While there is no particular reason that U.S. negotiators should make the first move to revive the Doha Round trade negotiations--Washington’s sins are not the greatest nor its offer the weakest--the U.S. should nonetheless lead and put the spotlight back where it belongs--on the E.U. and India. Given the ease with which the U.S. could improve its offer, it is nearly incomprehensible that the Americans chose instead to let the talks collapse in Geneva this past weekend.
As shown in the figure, OECD Producer Support Estimates as Percent of Gross Farm Receipts (pdf), adapted from my new book, Delivering on Doha: Farm Trade and the Poor, the United States is by no means the worst offender when it comes to supporting its agricultural producers. As a share of farm receipts, U.S. support is under 20 percent, compared to more than 30 percent for the European Union and 60-70 percent for the Northern European and Northeast Asian members of the Group of 10 (Iceland, Norway, Switzerland, Japan, and Korea). U.S. support gets more attention than most of the highly protectionist G-10 countries because it is higher in absolute dollar terms. But even by this measure, U.S. support is lower than that provided by Japan and far less than that provided by the E.U.
The table (pdf) (Elements of Overall Trade-Distorting Support and Implications of U.S. Subsidy Proposal) shows that imposing a $23 billion ceiling on U.S. overall trade-distorting support would have a modest impact on U.S. agricultural support. It would require cuts in the most trade-distorting (so-called “amber box”) subsidies, but it would have little effect on the other, slightly less trade-distorting categories.
By comparison, the E.U. proposal would lock in the reforms to its Common Agricultural Policy adopted in recent years but does not appear to require any additional cuts. Its proposal to increase market access, even with recent indications that it could move toward an average 50 percent cut as proposed by Brazil, India, and the Group of 20 developing country exporters, is weak because E.U. negotiators continue to insist on extensive flexibility to depart from the formula for overall cuts. India and other developing countries continue to insist on maximum flexibility to shield their agricultural sectors while also indicating little willingness to cut industrial tariffs. In terms of unwillingness to negotiate seriously, there is plenty of blame to go around.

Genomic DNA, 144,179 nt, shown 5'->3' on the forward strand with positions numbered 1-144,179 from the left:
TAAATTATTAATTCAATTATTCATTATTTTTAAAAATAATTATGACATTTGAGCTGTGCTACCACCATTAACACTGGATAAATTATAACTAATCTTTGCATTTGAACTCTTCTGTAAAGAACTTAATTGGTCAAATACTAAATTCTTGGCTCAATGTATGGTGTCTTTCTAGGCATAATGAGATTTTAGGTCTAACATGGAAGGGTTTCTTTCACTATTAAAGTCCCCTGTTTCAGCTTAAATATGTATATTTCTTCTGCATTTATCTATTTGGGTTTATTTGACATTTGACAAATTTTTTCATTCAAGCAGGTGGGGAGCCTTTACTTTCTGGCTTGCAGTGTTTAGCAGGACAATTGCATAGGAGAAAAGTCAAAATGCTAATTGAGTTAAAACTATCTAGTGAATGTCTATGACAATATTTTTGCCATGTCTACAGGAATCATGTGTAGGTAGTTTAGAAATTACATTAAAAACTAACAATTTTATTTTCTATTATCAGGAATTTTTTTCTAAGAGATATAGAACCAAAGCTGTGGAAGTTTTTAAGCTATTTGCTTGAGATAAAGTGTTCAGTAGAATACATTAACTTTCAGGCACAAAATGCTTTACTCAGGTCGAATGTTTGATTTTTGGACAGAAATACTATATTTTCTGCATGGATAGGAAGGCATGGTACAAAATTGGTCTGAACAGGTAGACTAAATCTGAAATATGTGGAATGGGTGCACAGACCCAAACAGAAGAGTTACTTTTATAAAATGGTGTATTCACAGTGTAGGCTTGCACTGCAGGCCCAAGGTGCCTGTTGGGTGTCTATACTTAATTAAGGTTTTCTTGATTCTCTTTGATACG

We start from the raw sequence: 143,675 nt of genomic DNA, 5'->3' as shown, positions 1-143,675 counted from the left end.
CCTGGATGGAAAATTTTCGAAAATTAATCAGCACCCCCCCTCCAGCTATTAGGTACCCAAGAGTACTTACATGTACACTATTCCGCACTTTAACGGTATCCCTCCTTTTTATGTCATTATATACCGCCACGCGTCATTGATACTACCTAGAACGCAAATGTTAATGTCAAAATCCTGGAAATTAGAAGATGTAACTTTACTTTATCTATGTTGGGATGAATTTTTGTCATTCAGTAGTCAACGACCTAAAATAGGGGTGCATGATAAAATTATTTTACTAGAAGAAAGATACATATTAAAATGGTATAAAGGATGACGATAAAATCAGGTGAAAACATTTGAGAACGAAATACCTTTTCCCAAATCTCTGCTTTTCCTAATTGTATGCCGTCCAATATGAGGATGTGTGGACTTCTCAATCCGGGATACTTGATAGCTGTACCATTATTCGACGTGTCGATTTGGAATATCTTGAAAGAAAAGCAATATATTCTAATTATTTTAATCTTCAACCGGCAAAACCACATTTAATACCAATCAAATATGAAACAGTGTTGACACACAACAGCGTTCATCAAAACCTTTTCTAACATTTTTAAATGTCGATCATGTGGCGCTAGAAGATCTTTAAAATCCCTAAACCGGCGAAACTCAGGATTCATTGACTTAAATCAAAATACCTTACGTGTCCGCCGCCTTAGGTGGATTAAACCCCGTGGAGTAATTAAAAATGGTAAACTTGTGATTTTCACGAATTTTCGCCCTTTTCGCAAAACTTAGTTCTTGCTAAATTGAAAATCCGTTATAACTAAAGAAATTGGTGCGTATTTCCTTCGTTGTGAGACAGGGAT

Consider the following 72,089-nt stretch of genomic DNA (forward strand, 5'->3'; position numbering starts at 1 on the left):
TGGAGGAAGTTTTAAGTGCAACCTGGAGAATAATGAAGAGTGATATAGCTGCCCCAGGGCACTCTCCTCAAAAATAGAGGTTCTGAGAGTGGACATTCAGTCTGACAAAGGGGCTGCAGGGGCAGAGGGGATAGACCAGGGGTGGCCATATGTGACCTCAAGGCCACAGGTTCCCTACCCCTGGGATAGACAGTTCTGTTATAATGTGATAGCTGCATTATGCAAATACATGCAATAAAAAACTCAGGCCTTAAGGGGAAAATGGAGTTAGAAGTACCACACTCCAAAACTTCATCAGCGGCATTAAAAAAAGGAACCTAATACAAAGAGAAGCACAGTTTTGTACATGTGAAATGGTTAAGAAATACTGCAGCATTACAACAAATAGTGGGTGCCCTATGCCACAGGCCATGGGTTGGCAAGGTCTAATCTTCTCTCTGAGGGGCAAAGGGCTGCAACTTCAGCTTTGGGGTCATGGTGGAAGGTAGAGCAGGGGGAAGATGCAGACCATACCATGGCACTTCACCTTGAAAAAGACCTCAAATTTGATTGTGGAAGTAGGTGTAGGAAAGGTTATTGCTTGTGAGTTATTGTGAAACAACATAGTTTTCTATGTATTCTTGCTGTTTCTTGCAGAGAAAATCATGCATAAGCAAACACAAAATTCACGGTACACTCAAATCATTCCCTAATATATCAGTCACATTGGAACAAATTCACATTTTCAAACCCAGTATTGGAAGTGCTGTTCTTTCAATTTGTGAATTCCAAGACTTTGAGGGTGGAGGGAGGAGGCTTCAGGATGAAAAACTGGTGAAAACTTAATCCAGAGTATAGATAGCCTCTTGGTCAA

Still, the table also shows that U.S. negotiators could easily have improved the American offer, thereby shifting the spotlight back to the much greater European and Indian failings. The United States could have offered to eliminate the product-specific de minimis category, which it does not use extensively. That would have brought its overall trade-distorting support level to well below $20 billion, and below actual and projected spending for 2005 and 2006, respectively.
American failure so far to take this simple step, which involves little if any pain for US farmers, does not bode well for restarting the negotiations in the short run. Cuts in export and other farm subsidies will not begin in 2008, as previously hoped, nor will other trade barriers come down. The least-developed countries will lose hope of gaining duty-free and quota-free access to the U.S. and Japanese markets, and commitments to increase aid for trade are likely to fade away. Key American representatives and senators are calling on U.S. Trade Representative Susan Schwab to turn her attention to bilateral negotiations with Korea, Malaysia, and others, with no regard to the consequences for the poorest countries.
The previous round of trade talks nearly ran aground over agricultural subsidies, but was revived. Given an infusion of U.S. leadership, that could still happen in the Doha Round, too. But the delay will have been costly, for U.S. prestige as a global leader and for poor people in the developing world, who suffer most from trade distortions.